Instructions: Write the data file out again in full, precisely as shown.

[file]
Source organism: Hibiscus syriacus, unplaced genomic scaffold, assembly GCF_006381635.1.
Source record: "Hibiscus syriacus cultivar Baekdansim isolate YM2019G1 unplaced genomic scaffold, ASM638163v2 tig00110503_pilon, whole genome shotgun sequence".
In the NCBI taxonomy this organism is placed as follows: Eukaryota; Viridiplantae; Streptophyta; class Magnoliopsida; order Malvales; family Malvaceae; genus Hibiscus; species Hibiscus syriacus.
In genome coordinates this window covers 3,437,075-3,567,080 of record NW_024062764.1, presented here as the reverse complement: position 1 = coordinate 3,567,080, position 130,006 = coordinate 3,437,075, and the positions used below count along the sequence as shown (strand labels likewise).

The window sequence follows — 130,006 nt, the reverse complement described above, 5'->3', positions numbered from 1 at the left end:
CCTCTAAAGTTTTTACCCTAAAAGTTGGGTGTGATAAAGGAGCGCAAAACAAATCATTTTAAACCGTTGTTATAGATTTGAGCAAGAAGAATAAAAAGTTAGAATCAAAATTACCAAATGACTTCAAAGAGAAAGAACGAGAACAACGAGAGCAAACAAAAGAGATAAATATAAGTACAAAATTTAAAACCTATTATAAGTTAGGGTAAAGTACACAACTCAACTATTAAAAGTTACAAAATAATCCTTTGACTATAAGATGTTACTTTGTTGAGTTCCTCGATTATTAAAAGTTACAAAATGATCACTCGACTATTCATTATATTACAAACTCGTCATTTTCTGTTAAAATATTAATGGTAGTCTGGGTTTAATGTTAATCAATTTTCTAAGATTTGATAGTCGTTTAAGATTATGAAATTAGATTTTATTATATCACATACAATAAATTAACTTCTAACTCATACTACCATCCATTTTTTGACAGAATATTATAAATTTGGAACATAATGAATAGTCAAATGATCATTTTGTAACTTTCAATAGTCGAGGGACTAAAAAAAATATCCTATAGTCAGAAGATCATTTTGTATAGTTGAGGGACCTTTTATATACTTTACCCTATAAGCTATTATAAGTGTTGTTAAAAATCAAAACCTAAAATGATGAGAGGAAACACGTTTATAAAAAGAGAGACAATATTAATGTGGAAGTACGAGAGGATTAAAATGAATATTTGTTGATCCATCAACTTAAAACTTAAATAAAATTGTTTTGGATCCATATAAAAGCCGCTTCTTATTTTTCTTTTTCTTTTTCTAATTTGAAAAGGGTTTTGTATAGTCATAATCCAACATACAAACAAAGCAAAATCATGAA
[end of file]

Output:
Source organism: Hibiscus syriacus, unplaced genomic scaffold, assembly GCF_006381635.1.
Source record: "Hibiscus syriacus cultivar Baekdansim isolate YM2019G1 unplaced genomic scaffold, ASM638163v2 tig00110503_pilon, whole genome shotgun sequence".
In the NCBI taxonomy this organism is placed as follows: Eukaryota; Viridiplantae; Streptophyta; class Magnoliopsida; order Malvales; family Malvaceae; genus Hibiscus; species Hibiscus syriacus.
In genome coordinates this window covers 3,437,075-3,567,080 of record NW_024062764.1, presented here as the reverse complement: position 1 = coordinate 3,567,080, position 130,006 = coordinate 3,437,075, and the positions used below count along the sequence as shown (strand labels likewise).

The window sequence follows — 130,006 nt, the reverse complement described above, 5'->3', positions numbered from 1 at the left end:
CCTCTAAAGTTTTTACCCTAAAAGTTGGGTGTGATAAAGGAGCGCAAAACAAATCATTTTAAACCGTTGTTATAGATTTGAGCAAGAAGAATAAAAAGTTAGAATCAAAATTACCAAATGACTTCAAAGAGAAAGAACGAGAACAACGAGAGCAAACAAAAGAGATAAATATAAGTACAAAATTTAAAACCTATTATAAGTTAGGGTAAAGTACACAACTCAACTATTAAAAGTTACAAAATAATCCTTTGACTATAAGATGTTACTTTGTTGAGTTCCTCGATTATTAAAAGTTACAAAATGATCACTCGACTATTCATTATATTACAAACTCGTCATTTTCTGTTAAAATATTAATGGTAGTCTGGGTTTAATGTTAATCAATTTTCTAAGATTTGATAGTCGTTTAAGATTATGAAATTAGATTTTATTATATCACATACAATAAATTAACTTCTAACTCATACTACCATCCATTTTTTGACAGAATATTATAAATTTGGAACATAATGAATAGTCAAATGATCATTTTGTAACTTTCAATAGTCGAGGGACTAAAAAAAATATCCTATAGTCAGAAGATCATTTTGTATAGTTGAGGGACCTTTTATATACTTTACCCTATAAGCTATTATAAGTGTTGTTAAAAATCAAAACCTAAAATGATGAGAGGAAACACGTTTATAAAAAGAGAGACAATATTAATGTGGAAGTACGAGAGGATTAAAATGAATATTTGTTGATCCATCAACTTAAAACTTAAATAAAATTGTTTTGGATCCATATAAAAGCCGCTTCTTATTTTTCTTTTTCTTTTTCTAATTTGAAAAGGGTTTTGTATAGTCATAATCCAACATACAAACAAAGCAAAATCATGAA